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Loose Lips or A Snatch Of Conversation

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Penny (Candice Rialson, Hollywood Boulevard, Candy Stripe Nurses) is having a spot of female trouble. Seems she’s got a precocious chocha. Her canyon does its own yodeling. In other words, her vagina launches into monologues. This is socially awkward for her at first but when the right people discover that her thingamajig can sing, Penny and “Virginia” create an overnight sensation and a star is born. Sure, the joke gets old pretty quick but I’ve gotta give ’em props for audacity and originality. It’s quite a departure for director Tom DeSimone, who’s mostly known for women’s prison pictures (and gay porn). Candice is a delight as always, a sexy blonde bombshell with chutzpah and natural comedic timing. Other interested parties in this genital spectacle: Rip Taylor, Professor Irwin Corey and…Gladys Kravitz. (“ABNER!”)

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Hit It Pinback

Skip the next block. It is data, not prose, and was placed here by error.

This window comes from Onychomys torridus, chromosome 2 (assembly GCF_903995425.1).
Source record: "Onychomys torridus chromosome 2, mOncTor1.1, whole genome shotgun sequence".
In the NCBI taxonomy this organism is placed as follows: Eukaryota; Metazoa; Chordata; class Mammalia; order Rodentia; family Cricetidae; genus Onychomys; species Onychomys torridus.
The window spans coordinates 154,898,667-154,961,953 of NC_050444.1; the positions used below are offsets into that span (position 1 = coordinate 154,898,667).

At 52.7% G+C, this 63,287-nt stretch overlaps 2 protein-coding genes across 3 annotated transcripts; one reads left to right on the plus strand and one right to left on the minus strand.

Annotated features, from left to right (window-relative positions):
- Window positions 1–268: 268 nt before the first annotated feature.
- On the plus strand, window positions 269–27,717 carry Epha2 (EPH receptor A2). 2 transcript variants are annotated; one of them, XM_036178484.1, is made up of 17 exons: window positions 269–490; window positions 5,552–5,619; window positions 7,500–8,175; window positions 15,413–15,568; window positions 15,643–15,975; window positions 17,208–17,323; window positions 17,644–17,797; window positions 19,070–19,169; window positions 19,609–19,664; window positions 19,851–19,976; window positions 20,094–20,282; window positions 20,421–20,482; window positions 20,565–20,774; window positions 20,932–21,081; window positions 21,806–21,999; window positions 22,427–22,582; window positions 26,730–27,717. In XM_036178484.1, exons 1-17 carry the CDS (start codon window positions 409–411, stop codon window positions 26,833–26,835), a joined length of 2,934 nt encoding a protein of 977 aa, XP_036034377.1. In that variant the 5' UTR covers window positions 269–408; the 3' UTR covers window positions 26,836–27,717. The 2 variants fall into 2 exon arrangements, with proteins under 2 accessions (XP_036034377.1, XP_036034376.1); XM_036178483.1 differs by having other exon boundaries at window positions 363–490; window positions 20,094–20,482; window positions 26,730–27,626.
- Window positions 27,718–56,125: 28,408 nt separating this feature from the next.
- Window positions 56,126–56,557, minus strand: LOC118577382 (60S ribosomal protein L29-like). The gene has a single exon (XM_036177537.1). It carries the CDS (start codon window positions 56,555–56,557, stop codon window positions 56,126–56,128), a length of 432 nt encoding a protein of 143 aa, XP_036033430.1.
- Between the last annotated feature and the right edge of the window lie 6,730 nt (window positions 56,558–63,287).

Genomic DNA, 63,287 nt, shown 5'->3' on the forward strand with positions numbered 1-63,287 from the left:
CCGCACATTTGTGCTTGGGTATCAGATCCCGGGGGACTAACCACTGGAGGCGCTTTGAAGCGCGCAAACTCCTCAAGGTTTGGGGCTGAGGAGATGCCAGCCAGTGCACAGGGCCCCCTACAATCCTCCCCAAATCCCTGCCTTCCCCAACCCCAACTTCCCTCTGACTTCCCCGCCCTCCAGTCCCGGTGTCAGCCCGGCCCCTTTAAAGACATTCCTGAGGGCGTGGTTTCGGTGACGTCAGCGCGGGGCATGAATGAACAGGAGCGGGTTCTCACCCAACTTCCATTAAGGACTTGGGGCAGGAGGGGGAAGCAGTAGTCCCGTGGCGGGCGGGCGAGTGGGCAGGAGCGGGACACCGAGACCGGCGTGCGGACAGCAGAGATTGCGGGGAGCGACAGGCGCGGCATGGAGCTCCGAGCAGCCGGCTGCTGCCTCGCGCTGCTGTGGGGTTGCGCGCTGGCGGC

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The intrepid crew of the starship Dark Star are boldly going where no man has gone before…and blowing stuff up real good. They’ve been at it for 20 years…and they’re bored. Lieutenant Doolittle (Brian Narelle) would rather be surfing but he had to take over for Commander Powell, who is technically dead but cryogenically frozen and still available for occasional consultation. Sgt. Pinback (Dan O’Bannon, creator of Alien and director of the immortal Return Of The Living Dead, in a brilliant performance that evokes Harold Lloyd and Daffy Duck) hates everything...especially his pet alien. Boiler is happy as long as he gets to destroy things…and Talby just wants to stargaze. Originally a student film by O’Bannon and future horror/sci fi maestro John Carpenter, Dark Star managed to get released as a feature film, on screens across America. Most folks didn’t get it. If you’re a fan of absurdist sci fi like The Hitchhiker’s Guide To The Galaxy or Red Dwarf, you’ve probably already heard of it…